Home > Aggression, Behavior > Verbal Disruptions in Dementia

Verbal Disruptions in Dementia

Image courtesy Michal Morcal @ http://www.freedigitalphotos.comOne of the more common behavioral problems that persons with later-stage dementia exhibit is being verbally disruptive, in some fashion or another.  This behavior can range from a man who follows his nurse around asking repetitive questions, to the woman who sits in her chair and screams loudly for no immediately apparent reason, to the man who lays curled up in his bed as he moans softly throughout the night.  And there are many other variations on these themes.  It has been estimated that 25% of those with dementia who still live in the community, and 50% of those who reside in long-term care facilities, exhibit this type of behavior at any one given time. As many as 90% of those with dementia will demonstrate such behaviors at some point during the progression of their disease.

There are a number of different types of dementia-producing illnesses that can lead to screaming and other verbally disruptive behaviors.  These include Alzheimer’s type dementias, vascular, Lewy Body, and frontotemporal, as well as the less common prion diseases, metabolic imbalances, and other degenerative conditions.  Disinhibited behaviors are often associated with frontotemporal dementia, but they can be due to other diseases as well.

Often, sadly, the typical response to these disruptive individuals is to administer some kind of medication intended to calm the person down and make their behavior more manageable.  However, in most cases there are non-pharmaceutical interventions that not only work much better, but also produce fewer side effects.  I have heard it said that up to 95% of behaviors, in persons who have dementia, are actually a form of communication.  When one considers the loss of verbal language production that inevitably occurs in the latter stages of the disease, it is no surprise that these individuals must resort to whatever means they can to communicate with the outside world.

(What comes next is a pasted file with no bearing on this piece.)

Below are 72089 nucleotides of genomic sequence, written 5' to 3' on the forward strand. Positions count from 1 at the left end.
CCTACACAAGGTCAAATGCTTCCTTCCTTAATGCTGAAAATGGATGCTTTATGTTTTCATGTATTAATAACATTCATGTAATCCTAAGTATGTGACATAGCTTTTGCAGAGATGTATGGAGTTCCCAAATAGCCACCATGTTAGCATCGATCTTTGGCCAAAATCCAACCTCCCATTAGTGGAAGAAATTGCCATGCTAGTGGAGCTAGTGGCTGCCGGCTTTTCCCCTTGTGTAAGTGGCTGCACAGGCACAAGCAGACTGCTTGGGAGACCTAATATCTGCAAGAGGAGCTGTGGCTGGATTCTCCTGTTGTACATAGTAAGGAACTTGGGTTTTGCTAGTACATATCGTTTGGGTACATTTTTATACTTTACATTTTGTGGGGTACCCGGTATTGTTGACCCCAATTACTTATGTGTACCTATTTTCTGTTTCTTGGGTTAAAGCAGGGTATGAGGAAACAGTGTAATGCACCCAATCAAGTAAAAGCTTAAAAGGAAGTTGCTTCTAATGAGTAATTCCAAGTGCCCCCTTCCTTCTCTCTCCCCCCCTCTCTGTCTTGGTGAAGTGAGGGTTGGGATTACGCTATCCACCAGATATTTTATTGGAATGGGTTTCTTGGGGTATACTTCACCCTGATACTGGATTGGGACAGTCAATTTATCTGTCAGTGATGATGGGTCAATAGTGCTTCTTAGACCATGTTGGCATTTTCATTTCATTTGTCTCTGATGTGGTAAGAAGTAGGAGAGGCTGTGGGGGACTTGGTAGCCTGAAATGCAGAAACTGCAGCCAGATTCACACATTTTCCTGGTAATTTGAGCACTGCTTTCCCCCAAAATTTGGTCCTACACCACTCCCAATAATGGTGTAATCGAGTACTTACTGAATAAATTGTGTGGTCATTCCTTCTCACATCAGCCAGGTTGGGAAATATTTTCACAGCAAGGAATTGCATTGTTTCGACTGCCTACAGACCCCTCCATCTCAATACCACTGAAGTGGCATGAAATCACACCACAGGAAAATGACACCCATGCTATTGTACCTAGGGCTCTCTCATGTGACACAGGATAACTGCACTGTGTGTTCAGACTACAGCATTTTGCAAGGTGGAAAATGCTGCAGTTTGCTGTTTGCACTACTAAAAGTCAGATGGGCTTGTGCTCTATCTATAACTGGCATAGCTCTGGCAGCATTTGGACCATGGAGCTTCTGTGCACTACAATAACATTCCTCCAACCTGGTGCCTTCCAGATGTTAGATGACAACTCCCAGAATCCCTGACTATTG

The intended message that many of these persons with dementia are trying to convey tend to fall into a few common categories:  (1) “I’m in pain,” (2) “I’m lonely/frightened/bored,” (3) “I don’t want to be here,” and (4) “I need/want something.”  At times, it is readily apparent what the person is trying to say.  But, more often than not, the person’s caregivers need to do a little detective work to decipher the meaning behind the verbal outburst.

When I am presented with a resident who is exhibiting consistently problematic behavior, I first attempt to define the behavior more clearly.  What exactly does the resident do?  What times of day does this occur?  Are there any other events/circumstances associated with the behavior — occurring immediately before or after the behavior, for instance?  What else is going on in the environment?  It is also helpful to know what interventions have been attempted in the past for dealing with the behavior, and whether these interventions have proven beneficial to any extent.  I try to learn as much as I can about the resident’s medical history, as well as family and occupational history.  Of course, it is important to remember that this verbal agitation or disruption is a symptom, and not a disease or condition in itself.

Pain is a very important facet to consider, with this cause being responsible for perhaps as much as 50% of all verbal disruptions.  Many of the elderly have chronic pain, related to conditions such as arthritis, compression fractures, limb contractures, constipation, and so on.  And, when a person reaches a certain stage of dementia, he may be unable to reason how to ask for help to relieve pain, or lack the communicative abilities to do so.  More than one study has shown the benefits of administering a daily maintenance dose of Tylenol or a similar medication to the person with advanced dementia.